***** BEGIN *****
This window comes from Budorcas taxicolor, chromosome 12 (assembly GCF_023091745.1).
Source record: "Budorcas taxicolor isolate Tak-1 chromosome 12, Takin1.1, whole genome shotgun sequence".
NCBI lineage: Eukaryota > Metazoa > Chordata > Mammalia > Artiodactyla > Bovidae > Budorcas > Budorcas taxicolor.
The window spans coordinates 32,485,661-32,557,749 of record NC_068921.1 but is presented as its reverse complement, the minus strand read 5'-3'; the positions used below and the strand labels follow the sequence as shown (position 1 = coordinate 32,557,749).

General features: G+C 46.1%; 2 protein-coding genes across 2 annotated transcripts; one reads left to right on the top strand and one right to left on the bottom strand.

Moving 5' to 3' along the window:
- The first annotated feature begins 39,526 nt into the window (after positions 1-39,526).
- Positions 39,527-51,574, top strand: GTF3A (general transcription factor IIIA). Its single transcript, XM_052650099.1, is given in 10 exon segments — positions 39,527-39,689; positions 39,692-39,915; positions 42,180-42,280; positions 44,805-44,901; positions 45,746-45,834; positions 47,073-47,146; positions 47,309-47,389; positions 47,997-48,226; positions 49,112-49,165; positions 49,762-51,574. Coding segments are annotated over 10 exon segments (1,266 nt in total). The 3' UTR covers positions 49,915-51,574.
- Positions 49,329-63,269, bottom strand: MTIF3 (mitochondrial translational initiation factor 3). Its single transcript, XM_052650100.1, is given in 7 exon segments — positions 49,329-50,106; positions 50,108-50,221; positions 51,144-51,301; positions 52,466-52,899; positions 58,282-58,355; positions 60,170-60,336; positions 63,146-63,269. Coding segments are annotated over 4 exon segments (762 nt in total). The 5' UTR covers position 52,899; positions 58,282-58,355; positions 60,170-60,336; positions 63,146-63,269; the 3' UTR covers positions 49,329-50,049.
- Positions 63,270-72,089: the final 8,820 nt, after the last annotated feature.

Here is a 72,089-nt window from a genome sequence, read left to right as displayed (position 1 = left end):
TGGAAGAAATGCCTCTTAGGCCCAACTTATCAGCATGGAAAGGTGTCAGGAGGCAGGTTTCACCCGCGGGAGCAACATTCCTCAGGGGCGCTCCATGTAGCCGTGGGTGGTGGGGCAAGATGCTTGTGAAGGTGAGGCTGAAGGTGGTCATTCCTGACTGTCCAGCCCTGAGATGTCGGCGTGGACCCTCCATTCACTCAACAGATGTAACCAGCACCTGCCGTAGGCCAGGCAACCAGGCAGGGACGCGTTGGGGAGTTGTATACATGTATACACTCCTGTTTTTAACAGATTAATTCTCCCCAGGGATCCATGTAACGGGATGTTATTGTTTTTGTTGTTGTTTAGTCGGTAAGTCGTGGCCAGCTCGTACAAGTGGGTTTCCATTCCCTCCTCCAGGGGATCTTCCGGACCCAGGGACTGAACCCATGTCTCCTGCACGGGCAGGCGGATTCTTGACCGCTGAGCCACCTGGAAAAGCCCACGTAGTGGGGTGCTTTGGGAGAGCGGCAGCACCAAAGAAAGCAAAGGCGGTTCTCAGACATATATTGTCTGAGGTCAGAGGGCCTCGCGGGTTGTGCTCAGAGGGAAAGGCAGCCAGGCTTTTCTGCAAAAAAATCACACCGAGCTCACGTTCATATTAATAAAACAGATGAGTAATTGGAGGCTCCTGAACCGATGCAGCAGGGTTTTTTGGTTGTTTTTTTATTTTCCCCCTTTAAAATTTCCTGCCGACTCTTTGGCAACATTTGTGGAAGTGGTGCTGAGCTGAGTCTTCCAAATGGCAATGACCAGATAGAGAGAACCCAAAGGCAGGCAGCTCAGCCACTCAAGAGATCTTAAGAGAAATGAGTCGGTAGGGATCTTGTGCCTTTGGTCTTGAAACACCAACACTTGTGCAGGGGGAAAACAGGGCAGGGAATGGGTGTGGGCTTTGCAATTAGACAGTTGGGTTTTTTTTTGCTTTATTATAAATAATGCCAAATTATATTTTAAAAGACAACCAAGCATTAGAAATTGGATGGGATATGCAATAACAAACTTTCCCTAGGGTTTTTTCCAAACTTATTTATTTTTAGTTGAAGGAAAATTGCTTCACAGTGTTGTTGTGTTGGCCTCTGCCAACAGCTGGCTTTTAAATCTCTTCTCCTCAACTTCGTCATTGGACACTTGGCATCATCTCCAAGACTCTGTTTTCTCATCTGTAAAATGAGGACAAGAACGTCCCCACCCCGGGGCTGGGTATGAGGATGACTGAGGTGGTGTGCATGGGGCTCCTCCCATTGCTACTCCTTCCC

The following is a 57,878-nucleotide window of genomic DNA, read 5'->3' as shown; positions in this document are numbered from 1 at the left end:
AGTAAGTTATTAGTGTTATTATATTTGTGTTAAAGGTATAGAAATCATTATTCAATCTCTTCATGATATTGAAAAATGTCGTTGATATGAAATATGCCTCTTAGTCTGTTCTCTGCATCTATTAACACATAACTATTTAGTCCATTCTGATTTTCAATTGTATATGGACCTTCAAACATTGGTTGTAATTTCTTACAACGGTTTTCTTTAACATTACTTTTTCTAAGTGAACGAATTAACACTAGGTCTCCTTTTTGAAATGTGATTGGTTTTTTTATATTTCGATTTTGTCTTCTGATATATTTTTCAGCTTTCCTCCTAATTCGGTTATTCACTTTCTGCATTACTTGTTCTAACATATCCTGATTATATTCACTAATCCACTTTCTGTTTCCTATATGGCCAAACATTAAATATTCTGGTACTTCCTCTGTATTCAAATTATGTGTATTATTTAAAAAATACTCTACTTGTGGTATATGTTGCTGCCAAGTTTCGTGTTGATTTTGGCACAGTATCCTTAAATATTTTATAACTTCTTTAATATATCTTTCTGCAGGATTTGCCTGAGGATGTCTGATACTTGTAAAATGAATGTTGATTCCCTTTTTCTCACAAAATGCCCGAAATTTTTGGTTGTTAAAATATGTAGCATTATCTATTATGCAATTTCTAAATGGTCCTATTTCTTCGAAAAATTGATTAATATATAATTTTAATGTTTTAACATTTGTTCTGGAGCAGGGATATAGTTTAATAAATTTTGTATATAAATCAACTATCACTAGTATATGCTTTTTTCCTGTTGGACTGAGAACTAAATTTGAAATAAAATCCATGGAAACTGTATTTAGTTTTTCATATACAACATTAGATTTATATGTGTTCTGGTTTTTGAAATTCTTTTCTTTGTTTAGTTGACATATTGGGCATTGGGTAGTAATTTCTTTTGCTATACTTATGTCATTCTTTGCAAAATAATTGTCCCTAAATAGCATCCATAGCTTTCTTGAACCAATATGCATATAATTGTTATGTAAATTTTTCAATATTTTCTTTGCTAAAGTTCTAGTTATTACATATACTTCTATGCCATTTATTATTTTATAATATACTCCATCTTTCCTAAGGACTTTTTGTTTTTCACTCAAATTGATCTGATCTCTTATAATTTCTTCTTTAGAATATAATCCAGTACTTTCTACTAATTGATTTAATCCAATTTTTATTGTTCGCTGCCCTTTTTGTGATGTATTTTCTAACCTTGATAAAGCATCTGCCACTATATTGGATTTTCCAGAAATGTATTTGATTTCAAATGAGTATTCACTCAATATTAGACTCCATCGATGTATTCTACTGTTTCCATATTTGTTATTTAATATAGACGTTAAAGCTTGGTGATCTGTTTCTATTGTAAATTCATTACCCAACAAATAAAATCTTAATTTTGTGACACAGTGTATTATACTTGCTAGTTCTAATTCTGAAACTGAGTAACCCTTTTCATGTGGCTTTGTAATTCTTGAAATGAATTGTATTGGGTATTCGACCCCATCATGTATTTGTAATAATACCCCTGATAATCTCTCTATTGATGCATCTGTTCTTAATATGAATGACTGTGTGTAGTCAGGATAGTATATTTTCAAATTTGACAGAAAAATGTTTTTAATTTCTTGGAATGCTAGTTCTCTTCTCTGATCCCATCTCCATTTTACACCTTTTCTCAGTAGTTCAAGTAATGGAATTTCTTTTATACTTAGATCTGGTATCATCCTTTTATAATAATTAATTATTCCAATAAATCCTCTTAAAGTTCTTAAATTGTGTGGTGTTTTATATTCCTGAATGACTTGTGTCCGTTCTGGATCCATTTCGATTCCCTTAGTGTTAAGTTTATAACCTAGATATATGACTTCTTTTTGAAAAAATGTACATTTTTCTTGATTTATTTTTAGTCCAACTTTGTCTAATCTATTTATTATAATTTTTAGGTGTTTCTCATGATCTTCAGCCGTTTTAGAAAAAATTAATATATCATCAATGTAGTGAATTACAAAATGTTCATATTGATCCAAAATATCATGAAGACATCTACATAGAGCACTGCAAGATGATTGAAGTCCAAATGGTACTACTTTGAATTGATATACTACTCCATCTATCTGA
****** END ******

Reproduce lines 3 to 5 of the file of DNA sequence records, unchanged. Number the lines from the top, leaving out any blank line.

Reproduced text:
NCBI lineage: Eukaryota > Metazoa > Chordata > Mammalia > Artiodactyla > Bovidae > Budorcas > Budorcas taxicolor.
The window spans coordinates 32,485,661-32,557,749 of record NC_068921.1 but is presented as its reverse complement, the minus strand read 5'-3'; the positions used below and the strand labels follow the sequence as shown (position 1 = coordinate 32,557,749).

General features: G+C 46.1%; 2 protein-coding genes across 2 annotated transcripts; one reads left to right on the top strand and one right to left on the bottom strand.